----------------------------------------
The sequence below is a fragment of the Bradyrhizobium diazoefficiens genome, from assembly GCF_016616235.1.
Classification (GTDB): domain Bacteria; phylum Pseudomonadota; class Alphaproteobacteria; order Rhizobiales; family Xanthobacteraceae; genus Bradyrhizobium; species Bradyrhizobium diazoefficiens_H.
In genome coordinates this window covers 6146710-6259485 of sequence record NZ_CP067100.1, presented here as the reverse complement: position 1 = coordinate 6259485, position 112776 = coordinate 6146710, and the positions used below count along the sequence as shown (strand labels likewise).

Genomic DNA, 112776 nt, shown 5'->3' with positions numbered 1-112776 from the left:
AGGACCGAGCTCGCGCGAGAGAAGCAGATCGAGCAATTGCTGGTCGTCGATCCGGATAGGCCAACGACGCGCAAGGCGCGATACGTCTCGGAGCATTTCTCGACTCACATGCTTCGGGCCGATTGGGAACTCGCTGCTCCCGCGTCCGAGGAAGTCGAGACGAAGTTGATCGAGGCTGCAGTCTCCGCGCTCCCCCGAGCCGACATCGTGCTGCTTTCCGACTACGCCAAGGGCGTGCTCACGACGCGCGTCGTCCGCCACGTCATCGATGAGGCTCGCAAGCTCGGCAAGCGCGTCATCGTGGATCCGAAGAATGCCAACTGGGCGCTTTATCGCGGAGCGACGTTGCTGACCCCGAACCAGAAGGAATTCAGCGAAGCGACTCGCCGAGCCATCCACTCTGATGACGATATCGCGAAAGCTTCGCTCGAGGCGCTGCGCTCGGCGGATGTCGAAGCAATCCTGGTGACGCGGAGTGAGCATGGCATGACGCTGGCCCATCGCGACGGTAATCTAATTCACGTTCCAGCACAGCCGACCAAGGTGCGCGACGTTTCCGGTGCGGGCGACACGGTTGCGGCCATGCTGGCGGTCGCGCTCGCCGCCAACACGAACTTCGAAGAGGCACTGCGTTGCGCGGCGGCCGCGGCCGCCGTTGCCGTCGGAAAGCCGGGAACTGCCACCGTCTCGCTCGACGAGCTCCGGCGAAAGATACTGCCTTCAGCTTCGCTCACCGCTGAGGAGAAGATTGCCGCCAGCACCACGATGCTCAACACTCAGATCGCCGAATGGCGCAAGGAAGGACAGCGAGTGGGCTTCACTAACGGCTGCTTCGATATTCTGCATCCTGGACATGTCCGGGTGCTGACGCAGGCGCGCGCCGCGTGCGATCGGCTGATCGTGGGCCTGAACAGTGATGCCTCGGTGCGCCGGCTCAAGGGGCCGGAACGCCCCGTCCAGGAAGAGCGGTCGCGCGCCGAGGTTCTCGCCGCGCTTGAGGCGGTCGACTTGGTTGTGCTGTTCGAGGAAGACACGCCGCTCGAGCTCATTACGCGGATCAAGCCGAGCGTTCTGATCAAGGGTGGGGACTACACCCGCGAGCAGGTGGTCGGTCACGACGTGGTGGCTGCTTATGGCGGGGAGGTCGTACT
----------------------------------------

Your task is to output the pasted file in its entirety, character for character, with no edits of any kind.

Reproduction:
The sequence below is a fragment of the Bradyrhizobium diazoefficiens genome, from assembly GCF_016616235.1.
Classification (GTDB): domain Bacteria; phylum Pseudomonadota; class Alphaproteobacteria; order Rhizobiales; family Xanthobacteraceae; genus Bradyrhizobium; species Bradyrhizobium diazoefficiens_H.
In genome coordinates this window covers 6146710-6259485 of sequence record NZ_CP067100.1, presented here as the reverse complement: position 1 = coordinate 6259485, position 112776 = coordinate 6146710, and the positions used below count along the sequence as shown (strand labels likewise).

Genomic DNA, 112776 nt, shown 5'->3' with positions numbered 1-112776 from the left:
AGGACCGAGCTCGCGCGAGAGAAGCAGATCGAGCAATTGCTGGTCGTCGATCCGGATAGGCCAACGACGCGCAAGGCGCGATACGTCTCGGAGCATTTCTCGACTCACATGCTTCGGGCCGATTGGGAACTCGCTGCTCCCGCGTCCGAGGAAGTCGAGACGAAGTTGATCGAGGCTGCAGTCTCCGCGCTCCCCCGAGCCGACATCGTGCTGCTTTCCGACTACGCCAAGGGCGTGCTCACGACGCGCGTCGTCCGCCACGTCATCGATGAGGCTCGCAAGCTCGGCAAGCGCGTCATCGTGGATCCGAAGAATGCCAACTGGGCGCTTTATCGCGGAGCGACGTTGCTGACCCCGAACCAGAAGGAATTCAGCGAAGCGACTCGCCGAGCCATCCACTCTGATGACGATATCGCGAAAGCTTCGCTCGAGGCGCTGCGCTCGGCGGATGTCGAAGCAATCCTGGTGACGCGGAGTGAGCATGGCATGACGCTGGCCCATCGCGACGGTAATCTAATTCACGTTCCAGCACAGCCGACCAAGGTGCGCGACGTTTCCGGTGCGGGCGACACGGTTGCGGCCATGCTGGCGGTCGCGCTCGCCGCCAACACGAACTTCGAAGAGGCACTGCGTTGCGCGGCGGCCGCGGCCGCCGTTGCCGTCGGAAAGCCGGGAACTGCCACCGTCTCGCTCGACGAGCTCCGGCGAAAGATACTGCCTTCAGCTTCGCTCACCGCTGAGGAGAAGATTGCCGCCAGCACCACGATGCTCAACACTCAGATCGCCGAATGGCGCAAGGAAGGACAGCGAGTGGGCTTCACTAACGGCTGCTTCGATATTCTGCATCCTGGACATGTCCGGGTGCTGACGCAGGCGCGCGCCGCGTGCGATCGGCTGATCGTGGGCCTGAACAGTGATGCCTCGGTGCGCCGGCTCAAGGGGCCGGAACGCCCCGTCCAGGAAGAGCGGTCGCGCGCCGAGGTTCTCGCCGCGCTTGAGGCGGTCGACTTGGTTGTGCTGTTCGAGGAAGACACGCCGCTCGAGCTCATTACGCGGATCAAGCCGAGCGTTCTGATCAAGGGTGGGGACTACACCCGCGAGCAGGTGGTCGGTCACGACGTGGTGGCTGCTTATGGCGGGGAGGTCGTACT